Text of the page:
MCHCA cancels summer regatta season
Clubs decide to scrap races for second straight year due to pandemic
By a “pretty unanimous” vote on Tuesday night, the Maui County Hawaiian Canoe Association canceled the 2021 summer regatta season, MCHCA president Keone Ball said on Wednesday.
“It was just impossible to run a regatta,” Ball said via phone, noting the decision was due to COVID-19 concerns. “The logistics of it where we need to control the area — well, we have all kinds of people that show up to regattas on the beach, right? Then they wanted us to try to split the regatta. We go from 8 a.m. to 5, 6 (p.m.) sometimes.
“There’s kids that paddle, to adults that paddle, to grandparents that paddle, multiple people paddling in different races. To take a break in the middle and reset, you have a whole new group coming in, but a lot of those people are the same group.”
For regattas that routinely draw more than 1,000 people to either Kahului Harbor or Hanakao’o (Canoe) Beach Park in Lahaina, the task became too daunting for the MCHCA.
“Just the social distancing of it and all that sort of thing, we just said, ‘It’s just impossible,’ “ Ball said. “If things for some reason get worse, for the clubs to go through all that and then we have nothing.”
The MCHCA summer regatta season usually starts in early June and finishes with the Hawaiian Canoe Racing Association state championship regatta in early August. Ball believes the MCHCA is the first of the state’s associations to call off the season and that no decision has been made yet on the HCRA state championship event.
Ball said he is hopeful that at least part of the long-distance season that begins in August can be salvaged. He noted, however, that the Pailolo Challenge, a 26-mile race held annually in September from D.T. Fleming Beach Park on Maui to Kaunakakai Pier on Molokai, has already been called off.
“The major event of Pailolo is definitely canceled,” Ball said. “They might try to do something for the Maui clubs, but that might be in itself a challenge by the rules, which we get.”
Maui’s nine clubs — Hawaiian, Lae’ula O Kai, Na Kai Ewalu, Napili, Kahana, Lahaina, Hana, Kihei and Wailea — can choose to practice, which would be an important activity, especially for youth paddlers who will now miss a second straight summer season to go along with the missed high school season this winter.
“Clubs still are allowed to practice, with certain conditions, of course,” Ball said. “That’s kind of one of the silver linings of it, right? Still will be able to get some practice in, we might even still be able to do some scrimmages with the other clubs. We’re looking to maybe a distance season, but we have to know fairly soon because of the permit process.”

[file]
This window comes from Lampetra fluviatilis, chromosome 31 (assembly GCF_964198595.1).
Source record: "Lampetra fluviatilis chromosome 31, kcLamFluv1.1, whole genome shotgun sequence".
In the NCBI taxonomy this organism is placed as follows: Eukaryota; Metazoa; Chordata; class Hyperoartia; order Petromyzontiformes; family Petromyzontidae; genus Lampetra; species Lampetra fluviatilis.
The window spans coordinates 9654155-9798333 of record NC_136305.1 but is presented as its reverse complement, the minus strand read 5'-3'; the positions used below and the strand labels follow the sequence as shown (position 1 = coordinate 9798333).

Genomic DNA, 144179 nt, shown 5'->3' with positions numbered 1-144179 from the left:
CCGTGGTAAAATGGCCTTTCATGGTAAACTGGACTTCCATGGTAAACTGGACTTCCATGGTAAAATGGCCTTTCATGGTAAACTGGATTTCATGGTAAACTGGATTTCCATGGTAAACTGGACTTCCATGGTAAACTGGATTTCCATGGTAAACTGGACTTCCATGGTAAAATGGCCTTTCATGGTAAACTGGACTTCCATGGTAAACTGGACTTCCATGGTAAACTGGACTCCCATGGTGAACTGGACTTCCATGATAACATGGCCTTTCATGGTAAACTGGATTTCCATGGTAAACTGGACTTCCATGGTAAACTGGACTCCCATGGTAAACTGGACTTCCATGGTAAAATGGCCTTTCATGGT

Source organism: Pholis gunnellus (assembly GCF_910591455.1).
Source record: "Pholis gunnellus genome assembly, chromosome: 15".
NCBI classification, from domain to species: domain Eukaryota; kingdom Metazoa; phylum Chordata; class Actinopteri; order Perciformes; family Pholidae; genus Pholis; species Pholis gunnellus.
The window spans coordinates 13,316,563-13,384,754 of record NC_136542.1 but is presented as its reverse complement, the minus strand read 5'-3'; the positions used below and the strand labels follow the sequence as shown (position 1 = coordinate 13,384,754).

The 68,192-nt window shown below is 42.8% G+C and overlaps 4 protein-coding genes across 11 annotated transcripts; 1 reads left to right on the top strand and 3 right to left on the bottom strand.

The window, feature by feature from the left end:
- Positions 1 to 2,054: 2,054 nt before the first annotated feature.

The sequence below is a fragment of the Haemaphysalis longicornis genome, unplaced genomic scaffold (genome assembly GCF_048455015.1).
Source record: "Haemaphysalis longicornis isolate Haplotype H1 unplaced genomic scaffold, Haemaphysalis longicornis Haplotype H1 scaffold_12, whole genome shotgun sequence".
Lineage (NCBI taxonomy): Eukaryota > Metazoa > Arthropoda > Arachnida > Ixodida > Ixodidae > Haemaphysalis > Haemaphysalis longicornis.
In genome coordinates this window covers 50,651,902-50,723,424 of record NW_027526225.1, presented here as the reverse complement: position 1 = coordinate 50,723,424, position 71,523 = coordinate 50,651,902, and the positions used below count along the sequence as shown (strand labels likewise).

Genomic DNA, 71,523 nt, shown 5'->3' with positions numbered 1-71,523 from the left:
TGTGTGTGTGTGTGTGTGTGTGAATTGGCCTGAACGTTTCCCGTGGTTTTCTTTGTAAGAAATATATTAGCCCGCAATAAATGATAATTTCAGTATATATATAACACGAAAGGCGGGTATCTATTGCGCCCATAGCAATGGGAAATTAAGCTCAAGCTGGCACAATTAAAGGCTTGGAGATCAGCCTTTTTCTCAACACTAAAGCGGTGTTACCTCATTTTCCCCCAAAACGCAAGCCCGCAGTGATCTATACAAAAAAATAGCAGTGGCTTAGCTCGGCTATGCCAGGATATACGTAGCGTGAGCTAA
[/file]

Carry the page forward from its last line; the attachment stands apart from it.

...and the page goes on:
All of the clubs were asked to poll their membership on how to proceed before Tuesday night’s board meeting, Ball said.
“Because of the permit process, we’ve got to do it months ahead of time,” he said. “Then for our side, if they said ‘go,’ we still have to register everybody — that’s a large task in itself. Just the logistics of it was just not … then maybe it’s all for naught if things got worse or something like that. This went back to all the clubs for their mana’o, input.
“It was an association decision. All clubs, it was pretty unanimous.”
Ball said the decision to cancel summer regattas did not come easily.
“We’ve been watching over the last couple months, seeing if things were getting better,” he said. “We were optimistically looking at it, but at the end of it we had to be realistic.”
A decision on the distance season must be made within “the next couple months, for sure,” Ball said. “A lot of the clubs already have decided not to do them, just because you put a lot of time and effort into those. Expenses, too. Coordination with all the food, then we can’t have food. A lot of clubs are, like, ‘Look, we’re not going to put all this time and effort in for nothing.’ “
Ball is encouraged that practice is still allowed.
“It’s huge, huge,” he said. “Because we can still have the camaraderie and things that people enjoy with paddling, not only the exercise. And of course right now people are talking about the psychological aspect of the pandemic because you’re isolated and things like that.
“So, it’s kind of a really nice getaway, even taking into consideration all the social distancing and all that kind of stuff. It’s still nice to get down there and talk to people, see what everybody’s doing, the camaraderie of it all.”
Canoe clubs also offer access to the Pacific Ocean that cannot be downplayed, Ball said.
“The ocean is church for some people,” he said. “There’s something spiritual when you get out on the water and look back at Maui. A lot of people don’t ever experience that.”
* Robert Collias is at firstname.lastname@example.org.